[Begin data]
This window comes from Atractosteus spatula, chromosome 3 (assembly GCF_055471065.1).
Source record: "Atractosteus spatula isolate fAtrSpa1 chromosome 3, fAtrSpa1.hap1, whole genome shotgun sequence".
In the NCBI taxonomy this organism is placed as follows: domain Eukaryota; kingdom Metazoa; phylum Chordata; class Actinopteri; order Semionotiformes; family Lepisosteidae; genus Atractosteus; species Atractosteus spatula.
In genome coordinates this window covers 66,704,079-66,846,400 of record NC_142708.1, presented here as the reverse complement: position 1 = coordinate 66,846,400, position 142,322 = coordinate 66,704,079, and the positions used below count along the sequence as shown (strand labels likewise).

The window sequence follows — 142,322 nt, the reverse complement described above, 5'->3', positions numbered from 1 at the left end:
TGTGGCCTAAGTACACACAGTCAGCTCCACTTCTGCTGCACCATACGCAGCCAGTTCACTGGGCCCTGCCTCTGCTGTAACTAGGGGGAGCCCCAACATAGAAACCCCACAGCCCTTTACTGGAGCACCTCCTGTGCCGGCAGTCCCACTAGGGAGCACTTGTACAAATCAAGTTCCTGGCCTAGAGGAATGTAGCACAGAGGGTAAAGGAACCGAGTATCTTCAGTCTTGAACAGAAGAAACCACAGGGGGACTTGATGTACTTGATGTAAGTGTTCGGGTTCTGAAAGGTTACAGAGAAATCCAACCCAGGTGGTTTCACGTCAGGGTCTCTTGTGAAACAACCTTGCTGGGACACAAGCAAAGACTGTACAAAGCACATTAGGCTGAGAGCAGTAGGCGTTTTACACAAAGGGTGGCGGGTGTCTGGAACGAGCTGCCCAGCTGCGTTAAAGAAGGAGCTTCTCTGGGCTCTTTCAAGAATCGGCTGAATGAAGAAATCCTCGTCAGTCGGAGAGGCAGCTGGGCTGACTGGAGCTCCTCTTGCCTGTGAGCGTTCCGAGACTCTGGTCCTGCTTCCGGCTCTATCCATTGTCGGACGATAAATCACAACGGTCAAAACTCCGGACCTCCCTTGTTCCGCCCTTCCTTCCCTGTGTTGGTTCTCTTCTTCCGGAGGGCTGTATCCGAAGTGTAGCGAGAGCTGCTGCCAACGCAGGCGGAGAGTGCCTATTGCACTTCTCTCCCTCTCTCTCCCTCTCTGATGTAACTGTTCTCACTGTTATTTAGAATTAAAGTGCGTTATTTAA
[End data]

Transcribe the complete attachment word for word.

This window comes from Atractosteus spatula, chromosome 3 (assembly GCF_055471065.1).
Source record: "Atractosteus spatula isolate fAtrSpa1 chromosome 3, fAtrSpa1.hap1, whole genome shotgun sequence".
In the NCBI taxonomy this organism is placed as follows: domain Eukaryota; kingdom Metazoa; phylum Chordata; class Actinopteri; order Semionotiformes; family Lepisosteidae; genus Atractosteus; species Atractosteus spatula.
In genome coordinates this window covers 66,704,079-66,846,400 of record NC_142708.1, presented here as the reverse complement: position 1 = coordinate 66,846,400, position 142,322 = coordinate 66,704,079, and the positions used below count along the sequence as shown (strand labels likewise).

The window sequence follows — 142,322 nt, the reverse complement described above, 5'->3', positions numbered from 1 at the left end:
TGTGGCCTAAGTACACACAGTCAGCTCCACTTCTGCTGCACCATACGCAGCCAGTTCACTGGGCCCTGCCTCTGCTGTAACTAGGGGGAGCCCCAACATAGAAACCCCACAGCCCTTTACTGGAGCACCTCCTGTGCCGGCAGTCCCACTAGGGAGCACTTGTACAAATCAAGTTCCTGGCCTAGAGGAATGTAGCACAGAGGGTAAAGGAACCGAGTATCTTCAGTCTTGAACAGAAGAAACCACAGGGGGACTTGATGTACTTGATGTAAGTGTTCGGGTTCTGAAAGGTTACAGAGAAATCCAACCCAGGTGGTTTCACGTCAGGGTCTCTTGTGAAACAACCTTGCTGGGACACAAGCAAAGACTGTACAAAGCACATTAGGCTGAGAGCAGTAGGCGTTTTACACAAAGGGTGGCGGGTGTCTGGAACGAGCTGCCCAGCTGCGTTAAAGAAGGAGCTTCTCTGGGCTCTTTCAAGAATCGGCTGAATGAAGAAATCCTCGTCAGTCGGAGAGGCAGCTGGGCTGACTGGAGCTCCTCTTGCCTGTGAGCGTTCCGAGACTCTGGTCCTGCTTCCGGCTCTATCCATTGTCGGACGATAAATCACAACGGTCAAAACTCCGGACCTCCCTTGTTCCGCCCTTCCTTCCCTGTGTTGGTTCTCTTCTTCCGGAGGGCTGTATCCGAAGTGTAGCGAGAGCTGCTGCCAACGCAGGCGGAGAGTGCCTATTGCACTTCTCTCCCTCTCTCTCCCTCTCTGATGTAACTGTTCTCACTGTTATTTAGAATTAAAGTGCGTTATTTAA